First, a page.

European Union foreign ministers will also hold urgent talks on the violence Tuesday, said the bloc’s top diplomat Josep Borrell, who has been conducting ‘intense’ diplomatic efforts to de-escalate the fighting.
The Hezbollah and Palestinian flags are flown at the Israeli border as an Israel flag is burned during a protest in Maroun Al-Ras village, near the border with Israel, in southern Lebanon
Palestinian firefighters attempt to put out a blaze at a sponge factory in the northern Gaza Strip on Monday
Flames rip through a warehouse belonging to a sponge factory in the northern Gaza Strip early on Monday
Israel has defied international calls for a ceasefire and continues to bombard targets within Gaza today
Palestinians inspect damaged building after airstrikes by Israeli army hit buildings in Gaza City
The conflict was sparked after clashes broke out at Jerusalem’s flashpoint Al-Aqsa mosque compound – one of Islam’s holiest sites – after Israeli forces moved in on worshippers on May 7.
This followed a crackdown against protests over planned evictions of Palestinians in the Sheikh Jarrah neighbourhood of east Jerusalem.
Israel is also trying to contain violence between Jews and Israeli Arabs, as well as unrest in the occupied West Bank, where Palestinian authorities say Israeli forces have killed 20 Palestinians since May 10.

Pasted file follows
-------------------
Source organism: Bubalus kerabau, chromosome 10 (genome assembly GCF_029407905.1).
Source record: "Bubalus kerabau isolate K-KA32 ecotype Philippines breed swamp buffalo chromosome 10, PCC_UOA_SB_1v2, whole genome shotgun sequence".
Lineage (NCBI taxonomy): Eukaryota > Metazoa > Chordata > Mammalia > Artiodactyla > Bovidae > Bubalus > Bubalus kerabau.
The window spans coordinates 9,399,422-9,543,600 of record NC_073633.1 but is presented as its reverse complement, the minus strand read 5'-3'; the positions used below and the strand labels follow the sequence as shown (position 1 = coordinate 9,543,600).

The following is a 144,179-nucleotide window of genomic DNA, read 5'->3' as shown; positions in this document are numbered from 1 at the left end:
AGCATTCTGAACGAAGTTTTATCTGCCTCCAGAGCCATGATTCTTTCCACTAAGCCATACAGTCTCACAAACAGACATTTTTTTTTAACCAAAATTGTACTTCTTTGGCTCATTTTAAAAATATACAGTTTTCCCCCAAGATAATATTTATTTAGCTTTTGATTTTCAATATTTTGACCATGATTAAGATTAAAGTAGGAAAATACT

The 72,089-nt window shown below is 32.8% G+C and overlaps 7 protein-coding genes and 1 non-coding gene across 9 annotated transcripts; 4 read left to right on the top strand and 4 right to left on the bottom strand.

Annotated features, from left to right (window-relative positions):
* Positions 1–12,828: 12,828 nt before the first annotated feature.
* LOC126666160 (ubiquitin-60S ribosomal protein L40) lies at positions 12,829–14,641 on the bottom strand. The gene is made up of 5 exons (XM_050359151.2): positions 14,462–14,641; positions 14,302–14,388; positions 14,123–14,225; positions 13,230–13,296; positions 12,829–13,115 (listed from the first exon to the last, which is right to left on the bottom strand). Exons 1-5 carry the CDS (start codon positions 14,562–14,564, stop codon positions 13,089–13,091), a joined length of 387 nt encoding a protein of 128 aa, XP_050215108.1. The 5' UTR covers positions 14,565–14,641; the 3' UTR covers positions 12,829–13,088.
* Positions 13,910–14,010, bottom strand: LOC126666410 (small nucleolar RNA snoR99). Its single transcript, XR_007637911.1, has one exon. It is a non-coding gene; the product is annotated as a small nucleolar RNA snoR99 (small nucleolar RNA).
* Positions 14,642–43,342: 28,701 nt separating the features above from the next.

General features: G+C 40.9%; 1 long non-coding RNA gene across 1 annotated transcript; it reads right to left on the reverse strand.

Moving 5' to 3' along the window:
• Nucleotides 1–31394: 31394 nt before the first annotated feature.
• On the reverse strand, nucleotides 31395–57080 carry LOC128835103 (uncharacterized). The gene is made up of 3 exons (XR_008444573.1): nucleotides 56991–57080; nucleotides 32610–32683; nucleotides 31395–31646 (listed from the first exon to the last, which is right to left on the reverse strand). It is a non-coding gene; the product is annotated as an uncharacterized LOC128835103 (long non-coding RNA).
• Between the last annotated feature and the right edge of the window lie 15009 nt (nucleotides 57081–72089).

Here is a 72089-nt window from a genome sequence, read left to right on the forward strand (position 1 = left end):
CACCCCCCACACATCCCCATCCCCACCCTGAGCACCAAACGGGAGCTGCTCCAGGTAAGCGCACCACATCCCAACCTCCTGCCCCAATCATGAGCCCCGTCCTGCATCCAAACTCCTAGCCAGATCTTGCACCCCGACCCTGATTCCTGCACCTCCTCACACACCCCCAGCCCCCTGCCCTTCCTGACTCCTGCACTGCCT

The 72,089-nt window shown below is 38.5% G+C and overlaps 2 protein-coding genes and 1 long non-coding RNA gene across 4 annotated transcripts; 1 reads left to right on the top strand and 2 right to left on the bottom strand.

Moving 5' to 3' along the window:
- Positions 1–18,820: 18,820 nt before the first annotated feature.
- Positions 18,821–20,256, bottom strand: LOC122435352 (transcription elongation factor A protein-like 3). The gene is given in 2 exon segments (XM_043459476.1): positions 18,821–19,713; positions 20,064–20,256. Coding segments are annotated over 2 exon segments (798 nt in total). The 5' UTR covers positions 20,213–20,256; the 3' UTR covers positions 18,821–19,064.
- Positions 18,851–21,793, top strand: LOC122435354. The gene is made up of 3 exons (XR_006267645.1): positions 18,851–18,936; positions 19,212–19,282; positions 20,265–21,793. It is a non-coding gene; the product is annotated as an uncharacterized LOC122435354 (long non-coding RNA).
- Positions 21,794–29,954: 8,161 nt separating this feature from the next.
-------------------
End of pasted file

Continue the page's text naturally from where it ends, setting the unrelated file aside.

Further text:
Abbas’s Fatah movement has called for a ‘day of anger’ and a general strike on Tuesday, a call echoed in Arab and ethnically mixed towns inside Israel.
Does Israel have its own ‘ninja missiles’? Precision strike that killed Hamas ‘terrorist’ but left his car largely intact sparks speculation that IDF has weapon similar to six-bladed US rocket
By Chris Pleasance for MailOnline
A bombed-out car in the Gaza Strip has sparked speculation that Israel has developed its own version of America’s six-bladed ‘ninja missiles’.
The car – a while Citroen Xsara – was blown up in a strike by the Israeli air force on Tuesday to the west of Gaza City in an attack the IDF said targeted operatives of a Hamas ‘suicide submarine’.
Video of the strike, released by the IDF, shows the driver’s side of the car being struck by a missile which blows out the windows and doors but otherwise leaves the vehicle intact as it rolls to a stop on a nearby roundabout.
The pattern of damage is similar, though not identical to, damage caused by R9X ‘ninja missiles’ – dud Hellfire rockets that use a combination of sheer force and six long blades to shred targets and have been used by the US in Lybia, Syria and Iraq.
That has raised questions over whether the Israeli military, with its strong ties to the US, has been able to develop its own version of the missile.
A precision strike on what the IDF described as a Hamas terrorist involved in a ‘suicide submarine’ attack killed the man, but left his car largely intact
The pattern of damage, similar to that seen in CIA and Pentagon strikes using ‘ninja missiles’, has sparked speculation that the IDF has developed a similar weapon
The strike blew out the car’s windows, doors and roof, but without destroying the vehicle and left two cars parked nearby with only moderate damage
‘Ninja missile’ strikes – often against vehicles – are distinctive because the car typically remains intact with only a small hole or holes caused by the missile.